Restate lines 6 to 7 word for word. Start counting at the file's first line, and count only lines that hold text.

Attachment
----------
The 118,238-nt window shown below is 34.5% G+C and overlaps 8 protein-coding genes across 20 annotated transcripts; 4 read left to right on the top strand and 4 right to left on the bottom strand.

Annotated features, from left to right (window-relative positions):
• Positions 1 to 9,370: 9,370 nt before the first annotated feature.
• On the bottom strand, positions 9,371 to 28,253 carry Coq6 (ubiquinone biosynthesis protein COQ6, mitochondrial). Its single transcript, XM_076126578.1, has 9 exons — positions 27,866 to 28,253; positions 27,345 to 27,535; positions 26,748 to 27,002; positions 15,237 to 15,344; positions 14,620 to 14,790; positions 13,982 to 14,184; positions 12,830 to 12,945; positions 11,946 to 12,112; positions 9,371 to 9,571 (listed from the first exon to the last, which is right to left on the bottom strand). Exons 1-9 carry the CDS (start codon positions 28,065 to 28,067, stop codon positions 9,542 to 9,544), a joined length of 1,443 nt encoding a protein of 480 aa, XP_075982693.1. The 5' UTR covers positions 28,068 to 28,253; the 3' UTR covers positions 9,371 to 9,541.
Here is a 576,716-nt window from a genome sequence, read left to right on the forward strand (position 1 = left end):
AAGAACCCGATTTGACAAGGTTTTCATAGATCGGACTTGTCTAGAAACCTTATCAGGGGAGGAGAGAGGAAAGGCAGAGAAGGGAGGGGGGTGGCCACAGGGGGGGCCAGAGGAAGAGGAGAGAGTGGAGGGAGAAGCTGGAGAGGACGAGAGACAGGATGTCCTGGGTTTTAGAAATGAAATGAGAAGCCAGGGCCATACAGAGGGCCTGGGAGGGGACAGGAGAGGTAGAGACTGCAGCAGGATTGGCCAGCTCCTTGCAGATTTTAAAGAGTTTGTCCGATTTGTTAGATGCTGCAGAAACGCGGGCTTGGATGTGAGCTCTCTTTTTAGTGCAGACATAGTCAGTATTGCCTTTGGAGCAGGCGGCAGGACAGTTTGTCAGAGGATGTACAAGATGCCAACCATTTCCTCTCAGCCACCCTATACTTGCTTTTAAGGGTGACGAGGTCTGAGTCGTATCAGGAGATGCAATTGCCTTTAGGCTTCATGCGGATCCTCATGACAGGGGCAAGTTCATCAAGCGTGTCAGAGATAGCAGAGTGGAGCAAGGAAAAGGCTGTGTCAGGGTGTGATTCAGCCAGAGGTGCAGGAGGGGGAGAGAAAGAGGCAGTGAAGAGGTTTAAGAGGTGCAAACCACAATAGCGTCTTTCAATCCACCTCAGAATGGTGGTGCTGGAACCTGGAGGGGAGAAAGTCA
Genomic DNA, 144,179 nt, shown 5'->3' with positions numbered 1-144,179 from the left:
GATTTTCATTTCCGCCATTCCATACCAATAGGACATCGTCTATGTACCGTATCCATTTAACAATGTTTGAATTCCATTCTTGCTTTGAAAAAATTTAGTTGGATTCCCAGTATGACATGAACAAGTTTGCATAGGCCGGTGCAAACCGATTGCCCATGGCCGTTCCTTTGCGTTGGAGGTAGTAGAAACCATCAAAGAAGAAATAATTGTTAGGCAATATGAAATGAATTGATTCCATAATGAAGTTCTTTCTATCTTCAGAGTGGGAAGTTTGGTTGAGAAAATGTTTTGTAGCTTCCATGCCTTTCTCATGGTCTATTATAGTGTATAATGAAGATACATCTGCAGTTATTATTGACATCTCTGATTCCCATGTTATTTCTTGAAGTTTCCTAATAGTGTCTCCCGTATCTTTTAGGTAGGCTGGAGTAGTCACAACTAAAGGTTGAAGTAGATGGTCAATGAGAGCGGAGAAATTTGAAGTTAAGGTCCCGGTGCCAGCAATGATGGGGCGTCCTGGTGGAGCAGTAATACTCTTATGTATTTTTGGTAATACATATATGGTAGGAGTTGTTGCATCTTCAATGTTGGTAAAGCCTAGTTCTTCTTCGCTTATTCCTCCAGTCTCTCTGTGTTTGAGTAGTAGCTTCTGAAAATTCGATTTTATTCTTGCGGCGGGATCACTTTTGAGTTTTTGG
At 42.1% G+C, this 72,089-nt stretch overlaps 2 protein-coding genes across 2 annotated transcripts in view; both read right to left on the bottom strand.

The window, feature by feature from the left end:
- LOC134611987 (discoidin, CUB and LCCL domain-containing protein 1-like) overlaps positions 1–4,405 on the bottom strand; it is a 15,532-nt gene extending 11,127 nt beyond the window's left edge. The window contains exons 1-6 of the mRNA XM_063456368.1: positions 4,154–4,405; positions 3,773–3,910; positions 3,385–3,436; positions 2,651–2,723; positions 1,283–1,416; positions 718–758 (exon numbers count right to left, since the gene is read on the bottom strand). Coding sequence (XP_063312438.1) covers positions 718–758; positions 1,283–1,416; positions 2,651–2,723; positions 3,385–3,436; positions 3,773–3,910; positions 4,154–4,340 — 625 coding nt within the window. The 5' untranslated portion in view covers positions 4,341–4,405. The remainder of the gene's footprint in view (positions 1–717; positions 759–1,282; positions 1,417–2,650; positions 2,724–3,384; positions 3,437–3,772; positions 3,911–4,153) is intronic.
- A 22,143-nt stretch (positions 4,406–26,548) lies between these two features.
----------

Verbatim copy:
AAGAACCCGATTTGACAAGGTTTTCATAGATCGGACTTGTCTAGAAACCTTATCAGGGGAGGAGAGAGGAAAGGCAGAGAAGGGAGGGGGGTGGCCACAGGGGGGGCCAGAGGAAGAGGAGAGAGTGGAGGGAGAAGCTGGAGAGGACGAGAGACAGGATGTCCTGGGTTTTAGAAATGAAATGAGAAGCCAGGGCCATACAGAGGGCCTGGGAGGGGACAGGAGAGGTAGAGACTGCAGCAGGATTGGCCAGCTCCTTGCAGATTTTAAAGAGTTTGTCCGATTTGTTAGATGCTGCAGAAACGCGGGCTTGGATGTGAGCTCTCTTTTTAGTGCAGACATAGTCAGTATTGCCTTTGGAGCAGGCGGCAGGACAGTTTGTCAGAGGATGTACAAGATGCCAACCATTTCCTCTCAGCCACCCTATACTTGCTTTTAAGGGTGACGAGGTCTGAGTCGTATCAGGAGATGCAATTGCCTTTAGGCTTCATGCGGATCCTCATGACAGGGGCAAGTTCATCAAGCGTGTCAGAGATAGCAGAGTGGAGCAAGGAAAAGGCTGTGTCAGGGTGTGATTCAGCCAGAGGTGCAGGAGGGGGAGAGAAAGAGGCAGTGAAGAGGTTTAAGAGGTGCAAACCACAATAGCGTCTTTCAATCCACCTCAGAATGGTGGTGCTGGAACCTGGAGGGGAGAAAGTCA
Genomic DNA, 144,179 nt, shown 5'->3' with positions numbered 1-144,179 from the left: